And while we are on the subject, Vulture has a breakdown of how COVID could impact the future of the TV industry.

Watching:

Recommendation:

I splurged and actually paid to rent a digital movie (In this pandemic?! Mr. Money Bags over here am I right?). That movie was the Best Picture Oscar winning Parasite and it was 100% worth the money. If you’re on the fence about this movie go ahead and splurge and then watch this great video essay on YouTube (or one of the other million video essays about this movie):

And if you can’t get enough Korean cinema, check out The Handmaiden (streaming on Prime Video), a twisted and thrilling movie that you will not forget.

What I’m Watching:

I thought I would take this section to provide a mini self-quarantine movie diary:

Outbreak – cliche of me to watch this movie right now but come on, Contagion cost money to rent and Outbreak was right there on Netflix. Yes it’s a movie about a deadly virus that gets to the USA. Probably not something you want to watch to escape our reality. However it is a nice 90s throwback that has Dustin Hoffman running around all over the place trying to make the government take him seriously. At first I thought it was unrealistic that the people in power wouldn’t take a viral threat seriously…and then I remembered our president did exactly that. Watch only if you want to reminisce about a time none of this movie felt realistic.

Parasite – I wrote about this above but let me emphasize, watch this film. And then dive into all the Korean films you might have missed (Okja, Old Boy, The Handmaiden).

Mr. Right – Do you love Anna Kendrick? You should, she’s hilarious. Do you love Sam Rockwell? Probably, he’s a well-regarded actor with diverse roles. Then watch this mindless movie and try not to think about it too much. Currently on Netflix

Red Sparrow – I’ll admit I was “working” from home during this movie so I missed a lot of small details. My wife enjoyed it and wanted to rewatch it despite admitting it’s been done before and she had trouble accepting Jennifer Lawrence in the role. Intense and uncomfortable for much of the film, if you watch it make sure to pay attention.

Three Identical Strangers – I don’t watch many documentaries but this one caught my eye. Three young men discover they are triplets separated at birth. What starts as a fun and unbelievable story slowly unravels into dark and astonishing territory. Watch this if you love documentaries, crazy stories, and scientific research. Currently on Hulu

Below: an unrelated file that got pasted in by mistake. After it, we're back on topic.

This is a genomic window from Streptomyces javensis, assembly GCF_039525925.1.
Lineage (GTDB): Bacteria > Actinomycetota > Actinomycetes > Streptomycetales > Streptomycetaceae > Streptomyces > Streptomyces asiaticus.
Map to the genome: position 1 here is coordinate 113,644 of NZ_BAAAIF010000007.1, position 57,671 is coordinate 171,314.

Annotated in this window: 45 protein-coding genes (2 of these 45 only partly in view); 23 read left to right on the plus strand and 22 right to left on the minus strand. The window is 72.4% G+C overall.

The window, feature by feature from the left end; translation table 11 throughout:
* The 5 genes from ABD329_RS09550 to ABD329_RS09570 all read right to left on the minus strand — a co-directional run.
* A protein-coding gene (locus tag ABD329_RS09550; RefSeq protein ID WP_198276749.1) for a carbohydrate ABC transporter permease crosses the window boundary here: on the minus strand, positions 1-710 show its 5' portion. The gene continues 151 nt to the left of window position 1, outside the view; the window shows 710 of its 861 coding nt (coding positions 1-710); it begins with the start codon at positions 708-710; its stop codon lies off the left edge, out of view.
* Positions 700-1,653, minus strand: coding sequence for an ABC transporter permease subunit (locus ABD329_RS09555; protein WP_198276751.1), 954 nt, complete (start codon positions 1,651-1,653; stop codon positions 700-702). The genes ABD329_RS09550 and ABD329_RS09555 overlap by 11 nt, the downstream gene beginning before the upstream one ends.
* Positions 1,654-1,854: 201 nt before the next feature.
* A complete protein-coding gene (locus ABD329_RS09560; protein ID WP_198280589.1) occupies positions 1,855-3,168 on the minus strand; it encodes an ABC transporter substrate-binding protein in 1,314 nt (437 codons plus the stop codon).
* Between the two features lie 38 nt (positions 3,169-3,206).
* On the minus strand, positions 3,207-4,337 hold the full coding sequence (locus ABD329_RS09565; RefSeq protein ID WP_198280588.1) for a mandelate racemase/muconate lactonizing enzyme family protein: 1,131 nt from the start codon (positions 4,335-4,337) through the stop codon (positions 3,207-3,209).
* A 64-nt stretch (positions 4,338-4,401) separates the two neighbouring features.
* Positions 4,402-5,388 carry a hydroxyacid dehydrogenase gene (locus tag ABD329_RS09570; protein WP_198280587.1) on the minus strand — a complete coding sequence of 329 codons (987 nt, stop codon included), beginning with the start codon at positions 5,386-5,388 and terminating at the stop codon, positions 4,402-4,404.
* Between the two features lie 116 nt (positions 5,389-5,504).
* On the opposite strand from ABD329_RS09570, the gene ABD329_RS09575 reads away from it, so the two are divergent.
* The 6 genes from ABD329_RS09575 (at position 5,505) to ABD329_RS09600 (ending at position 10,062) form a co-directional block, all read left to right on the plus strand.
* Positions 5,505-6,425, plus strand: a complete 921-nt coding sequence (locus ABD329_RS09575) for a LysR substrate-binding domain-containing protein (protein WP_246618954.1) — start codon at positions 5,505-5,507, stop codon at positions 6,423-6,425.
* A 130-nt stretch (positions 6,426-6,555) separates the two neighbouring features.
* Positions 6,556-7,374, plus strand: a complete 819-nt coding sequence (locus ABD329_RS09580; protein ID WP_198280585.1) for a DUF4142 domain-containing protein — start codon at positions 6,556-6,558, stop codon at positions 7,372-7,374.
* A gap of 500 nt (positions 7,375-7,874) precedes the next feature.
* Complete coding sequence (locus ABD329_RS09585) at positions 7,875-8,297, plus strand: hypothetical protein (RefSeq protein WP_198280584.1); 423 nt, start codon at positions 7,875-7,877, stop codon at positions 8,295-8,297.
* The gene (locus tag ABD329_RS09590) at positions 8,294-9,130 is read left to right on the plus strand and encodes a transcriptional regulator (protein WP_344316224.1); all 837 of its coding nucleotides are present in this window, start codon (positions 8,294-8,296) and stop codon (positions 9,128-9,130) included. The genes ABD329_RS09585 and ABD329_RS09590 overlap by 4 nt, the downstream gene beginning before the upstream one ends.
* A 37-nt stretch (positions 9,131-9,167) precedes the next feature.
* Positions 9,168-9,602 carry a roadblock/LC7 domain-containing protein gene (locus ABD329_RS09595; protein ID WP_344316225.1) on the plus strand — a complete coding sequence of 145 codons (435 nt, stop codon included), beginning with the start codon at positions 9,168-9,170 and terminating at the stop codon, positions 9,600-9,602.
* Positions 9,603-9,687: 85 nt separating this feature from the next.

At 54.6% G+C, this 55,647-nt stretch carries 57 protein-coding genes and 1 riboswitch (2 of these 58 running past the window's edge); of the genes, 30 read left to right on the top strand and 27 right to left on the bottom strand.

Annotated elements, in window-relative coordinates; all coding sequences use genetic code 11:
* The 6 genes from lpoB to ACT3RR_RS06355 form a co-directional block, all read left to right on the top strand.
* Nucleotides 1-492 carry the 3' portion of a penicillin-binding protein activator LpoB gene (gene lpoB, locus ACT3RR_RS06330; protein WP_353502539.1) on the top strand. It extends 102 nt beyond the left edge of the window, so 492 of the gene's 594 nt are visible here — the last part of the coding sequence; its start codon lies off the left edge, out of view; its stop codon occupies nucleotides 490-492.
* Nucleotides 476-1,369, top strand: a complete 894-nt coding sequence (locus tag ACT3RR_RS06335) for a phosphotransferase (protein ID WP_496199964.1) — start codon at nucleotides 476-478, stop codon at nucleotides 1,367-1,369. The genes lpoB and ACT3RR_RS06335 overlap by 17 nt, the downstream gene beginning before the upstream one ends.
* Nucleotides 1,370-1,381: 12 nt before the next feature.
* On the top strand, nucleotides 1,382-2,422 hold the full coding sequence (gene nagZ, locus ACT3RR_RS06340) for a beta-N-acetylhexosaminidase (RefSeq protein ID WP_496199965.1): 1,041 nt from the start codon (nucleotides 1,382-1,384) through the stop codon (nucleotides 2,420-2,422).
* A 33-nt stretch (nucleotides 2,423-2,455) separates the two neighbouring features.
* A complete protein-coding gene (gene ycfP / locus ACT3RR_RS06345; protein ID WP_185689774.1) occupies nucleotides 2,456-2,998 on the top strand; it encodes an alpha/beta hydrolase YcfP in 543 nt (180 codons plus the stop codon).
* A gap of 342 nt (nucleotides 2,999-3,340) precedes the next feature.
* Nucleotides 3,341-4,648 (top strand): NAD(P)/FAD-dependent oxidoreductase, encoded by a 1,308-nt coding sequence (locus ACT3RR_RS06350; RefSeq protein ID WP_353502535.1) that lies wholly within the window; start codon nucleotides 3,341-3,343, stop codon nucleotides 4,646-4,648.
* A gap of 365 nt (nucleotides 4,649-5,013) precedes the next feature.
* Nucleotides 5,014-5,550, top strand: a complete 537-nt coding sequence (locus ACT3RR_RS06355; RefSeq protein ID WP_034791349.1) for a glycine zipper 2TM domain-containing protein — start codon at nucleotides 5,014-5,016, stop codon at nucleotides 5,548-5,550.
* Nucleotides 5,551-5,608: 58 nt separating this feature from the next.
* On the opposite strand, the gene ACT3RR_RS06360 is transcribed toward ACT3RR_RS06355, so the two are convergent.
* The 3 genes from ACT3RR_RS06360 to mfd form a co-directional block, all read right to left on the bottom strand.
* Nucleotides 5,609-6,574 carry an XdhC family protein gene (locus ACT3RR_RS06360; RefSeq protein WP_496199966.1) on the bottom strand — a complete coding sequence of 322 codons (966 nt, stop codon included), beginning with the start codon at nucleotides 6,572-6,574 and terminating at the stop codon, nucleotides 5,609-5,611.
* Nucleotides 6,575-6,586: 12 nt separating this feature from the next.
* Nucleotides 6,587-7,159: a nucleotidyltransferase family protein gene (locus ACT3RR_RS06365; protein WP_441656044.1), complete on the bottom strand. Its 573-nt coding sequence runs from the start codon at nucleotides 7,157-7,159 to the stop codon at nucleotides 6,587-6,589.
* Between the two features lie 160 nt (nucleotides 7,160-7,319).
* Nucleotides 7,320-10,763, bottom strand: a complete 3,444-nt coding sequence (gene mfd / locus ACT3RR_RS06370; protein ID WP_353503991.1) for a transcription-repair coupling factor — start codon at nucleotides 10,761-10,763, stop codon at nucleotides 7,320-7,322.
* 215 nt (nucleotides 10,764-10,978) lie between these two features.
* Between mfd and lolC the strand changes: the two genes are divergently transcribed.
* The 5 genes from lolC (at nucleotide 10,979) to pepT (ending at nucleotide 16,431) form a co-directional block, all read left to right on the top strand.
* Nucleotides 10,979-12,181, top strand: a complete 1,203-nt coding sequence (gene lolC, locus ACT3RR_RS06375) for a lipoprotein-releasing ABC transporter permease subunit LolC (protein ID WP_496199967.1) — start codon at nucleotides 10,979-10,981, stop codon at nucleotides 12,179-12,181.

After – One of those teenage romance stories that you hate yourself for watching but can’t stop. Tessa Young is a young (subtle) and sheltered woman with a stable relationship who goes to college and finds herself intrigued by a young man who is dark and mysterious. This story goes exactly how you expect it to but is sweet enough to have on in the background and then not admit to anyone that you watched it. Currently on Netflix.

First Girl I Loved – Another movie about teenagers and love and honestly you can skip this one. Sure it’s nice to see representation for a budding lesbian relationship but this movie is problematic as the plot centers around inappropriate attempts to out two young girls. Don’t get me wrong, that is a serious issue and should be explored in a movie but this film doesn’t delve into why it’s problematic, in fact it doesn’t even bring it up as an issue, it just uses outing as a plot device. It’s on Hulu if you want to check it out but again I don’t recommend it.

Upcoming Flimsy Film Posts:

Welcome to New York: Mystery Film

I’m not sure which movie I want to write about yet but I want to return to this series. Maybe one with an apocalypse twist as New York is a ghost town right now.

Bought It Before I watched It: Jesse Arrives to Arrival

Apparently Jesse hasn’t seen Arrival yet. Which is weird, I thought anyone with a film blog was required to have seen, and loved, that movie. I guess he snuck through. I look forward to his thoughts.

Let’s Talk About: 100 Movies Bucket List

Jesse and I are going to introduce a new quarantine friendly series of posts where we aim to watch every movie on a 100 Movie Bucket List that his sister gifted him. We will introduce the list and discuss what we are excited to tackle.

Bought It Before I Watched It: Sorry to Bother You

Bought It Before I Watched It is a series dedicated to all of the blu-rays that Jesse purchased without seeing the movie first. He then watches said movie and writes a post about whether he wasted his money or not. He also interviews himself and tries not to come off as pretentious or patronizing. Sometimes that’s easier said than done.

Why did I buy Sorry to Bother You?

I did this thing in 2018 where I closely monitored the Tomatometer on Rotten Tomatoes for all new films that were released. If one had a high score, I did some research on it and if I was intrigued by the plot and the talent involved, I made a note to pick it up when it came out on blu-ray. I suppose my logic is that it’s easier for me to support these films that way than going to the theaters, which may not even make any sense.

Sorry to Bother You was one that fell into this category.

What did I think?